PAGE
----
Happily Ever After, Or Maybe Not?

Happily Ever After or Maybe Not?


Is Heathcliff’s ending happy or sad?


At face value the ending of Wuthering Heights seems to be happy. Catherine and Heathcliff are reunited in death and Cathy and Hareton are going to be united in marriage. However, that does not mean that all is at seems, especially for Heathcliff.. The first instance we get of this is when Nelly is speaking to Heathcliff before his death. Nelly tells Heathcliff that, “’You are aware, Mr. Heathcliff,’ I said, ‘that from the time you were thirteen years old you have lived a selfish, unchristian life; and probably hardly had a Bible in your hands during all that period. …Could it be hurtful to send for some one–some minister of any denomination, it does not matter which–to explain it, and show you how very far you have erred from its precepts; and how unfit you will be for its heaven, unless a change takes place before you die?” Heathcliff responds a while later with “No minister need come; nor need anything be said over me.–I tell you I have nearly attained  my  heaven; and that of others is altogether unvalued and uncoveted by me.”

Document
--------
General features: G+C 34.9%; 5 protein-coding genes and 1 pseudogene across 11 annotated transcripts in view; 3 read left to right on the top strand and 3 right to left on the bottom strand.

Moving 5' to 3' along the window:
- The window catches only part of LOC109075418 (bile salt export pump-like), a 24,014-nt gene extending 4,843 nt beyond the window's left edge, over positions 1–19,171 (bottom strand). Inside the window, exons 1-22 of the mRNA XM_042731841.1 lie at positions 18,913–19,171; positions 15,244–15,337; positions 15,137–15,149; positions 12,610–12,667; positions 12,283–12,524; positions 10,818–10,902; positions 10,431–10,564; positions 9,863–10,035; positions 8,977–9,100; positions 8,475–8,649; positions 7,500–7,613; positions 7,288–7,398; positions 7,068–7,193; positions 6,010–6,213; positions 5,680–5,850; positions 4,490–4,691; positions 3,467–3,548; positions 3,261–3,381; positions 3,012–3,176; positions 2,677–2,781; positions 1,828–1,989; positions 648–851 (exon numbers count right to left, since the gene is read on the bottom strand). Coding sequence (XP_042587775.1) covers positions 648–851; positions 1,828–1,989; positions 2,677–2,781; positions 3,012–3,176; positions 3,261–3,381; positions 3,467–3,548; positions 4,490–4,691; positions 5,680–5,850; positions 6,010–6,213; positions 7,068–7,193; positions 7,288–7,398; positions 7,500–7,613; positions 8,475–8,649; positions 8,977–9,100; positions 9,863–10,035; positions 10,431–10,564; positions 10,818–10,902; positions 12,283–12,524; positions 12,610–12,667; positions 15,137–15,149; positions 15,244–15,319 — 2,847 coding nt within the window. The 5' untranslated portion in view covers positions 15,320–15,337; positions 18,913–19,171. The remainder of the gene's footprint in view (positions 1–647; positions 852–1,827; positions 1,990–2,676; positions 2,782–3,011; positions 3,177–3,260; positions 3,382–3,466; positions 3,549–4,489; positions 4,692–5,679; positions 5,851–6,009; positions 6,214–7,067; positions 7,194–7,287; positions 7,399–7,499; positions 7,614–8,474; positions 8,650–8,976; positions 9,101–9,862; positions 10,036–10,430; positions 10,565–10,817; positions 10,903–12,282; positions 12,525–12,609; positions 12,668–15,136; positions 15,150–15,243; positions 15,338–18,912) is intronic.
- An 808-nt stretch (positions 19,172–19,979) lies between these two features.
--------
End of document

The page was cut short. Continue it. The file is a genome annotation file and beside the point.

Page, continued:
In this particular conversation Nelly is forwardly telling Heathcliff that for most of his life he has been an ungrateful heathen whose every actions have been for the wrong reason. She goes on to tell him because of that he is going to Hell. Despite this Heathcliff doesn’t seem to mind because he has already attained his heaven. So what does this mean? This questions opens a lot of potential possibilities none of which are fully addressed in the novel. So does Heathcliff end up in heaven or hell? Is it his own personal heaven where he is reunited with his long lost lover? To answer that one would have to questions if Heathcliff was in a right state of mind at all. He spent most of his life seeking vengeance against all who wronged him and punishing those with no part in it. To make a 360 at the end of ones life and claim that he has, “lost the faculty of enjoying their destruction, and I am too idle to destroy for nothing,” seems miraculous. If Heathcliff says he has achieved his own personal heaven perhaps we, as the reader, should believe him; but at the same time, at the end of his life he has lost his purpose and will to live. Can achieving a goal of destruction really be celebrated or should pity be taken upon a character who lost so much?